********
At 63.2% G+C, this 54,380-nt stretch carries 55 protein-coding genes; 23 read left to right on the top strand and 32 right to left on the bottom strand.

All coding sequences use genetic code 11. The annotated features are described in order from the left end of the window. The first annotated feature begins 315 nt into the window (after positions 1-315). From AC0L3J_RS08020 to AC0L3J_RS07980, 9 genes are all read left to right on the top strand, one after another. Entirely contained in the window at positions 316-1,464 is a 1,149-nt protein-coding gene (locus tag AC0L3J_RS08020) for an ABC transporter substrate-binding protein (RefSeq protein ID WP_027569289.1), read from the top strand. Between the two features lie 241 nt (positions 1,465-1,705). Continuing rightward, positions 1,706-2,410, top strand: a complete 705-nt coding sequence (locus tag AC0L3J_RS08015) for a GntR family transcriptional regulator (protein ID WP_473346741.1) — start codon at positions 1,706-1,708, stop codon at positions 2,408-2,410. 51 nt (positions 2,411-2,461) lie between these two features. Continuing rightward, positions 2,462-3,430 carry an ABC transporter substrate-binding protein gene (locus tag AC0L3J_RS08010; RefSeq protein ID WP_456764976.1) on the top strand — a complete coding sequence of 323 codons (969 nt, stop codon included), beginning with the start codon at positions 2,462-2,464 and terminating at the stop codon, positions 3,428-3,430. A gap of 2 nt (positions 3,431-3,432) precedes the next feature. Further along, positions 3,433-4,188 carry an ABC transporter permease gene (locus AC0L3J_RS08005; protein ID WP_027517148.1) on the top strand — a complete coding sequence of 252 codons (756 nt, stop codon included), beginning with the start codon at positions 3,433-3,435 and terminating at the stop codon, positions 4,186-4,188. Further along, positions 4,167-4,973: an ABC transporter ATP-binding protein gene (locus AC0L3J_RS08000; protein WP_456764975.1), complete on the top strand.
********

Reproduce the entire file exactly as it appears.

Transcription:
At 63.2% G+C, this 54,380-nt stretch carries 55 protein-coding genes; 23 read left to right on the top strand and 32 right to left on the bottom strand.

All coding sequences use genetic code 11. The annotated features are described in order from the left end of the window. The first annotated feature begins 315 nt into the window (after positions 1-315). From AC0L3J_RS08020 to AC0L3J_RS07980, 9 genes are all read left to right on the top strand, one after another. Entirely contained in the window at positions 316-1,464 is a 1,149-nt protein-coding gene (locus tag AC0L3J_RS08020) for an ABC transporter substrate-binding protein (RefSeq protein ID WP_027569289.1), read from the top strand. Between the two features lie 241 nt (positions 1,465-1,705). Continuing rightward, positions 1,706-2,410, top strand: a complete 705-nt coding sequence (locus tag AC0L3J_RS08015) for a GntR family transcriptional regulator (protein ID WP_473346741.1) — start codon at positions 1,706-1,708, stop codon at positions 2,408-2,410. 51 nt (positions 2,411-2,461) lie between these two features. Continuing rightward, positions 2,462-3,430 carry an ABC transporter substrate-binding protein gene (locus tag AC0L3J_RS08010; RefSeq protein ID WP_456764976.1) on the top strand — a complete coding sequence of 323 codons (969 nt, stop codon included), beginning with the start codon at positions 2,462-2,464 and terminating at the stop codon, positions 3,428-3,430. A gap of 2 nt (positions 3,431-3,432) precedes the next feature. Further along, positions 3,433-4,188 carry an ABC transporter permease gene (locus AC0L3J_RS08005; protein ID WP_027517148.1) on the top strand — a complete coding sequence of 252 codons (756 nt, stop codon included), beginning with the start codon at positions 3,433-3,435 and terminating at the stop codon, positions 4,186-4,188. Further along, positions 4,167-4,973: an ABC transporter ATP-binding protein gene (locus AC0L3J_RS08000; protein WP_456764975.1), complete on the top strand.